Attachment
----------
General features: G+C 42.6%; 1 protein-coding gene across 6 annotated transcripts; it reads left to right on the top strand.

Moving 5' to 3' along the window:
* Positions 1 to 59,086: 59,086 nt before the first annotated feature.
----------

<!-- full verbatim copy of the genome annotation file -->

General features: G+C 42.6%; 1 protein-coding gene across 6 annotated transcripts; it reads left to right on the top strand.

Moving 5' to 3' along the window:
* Positions 1 to 59,086: 59,086 nt before the first annotated feature.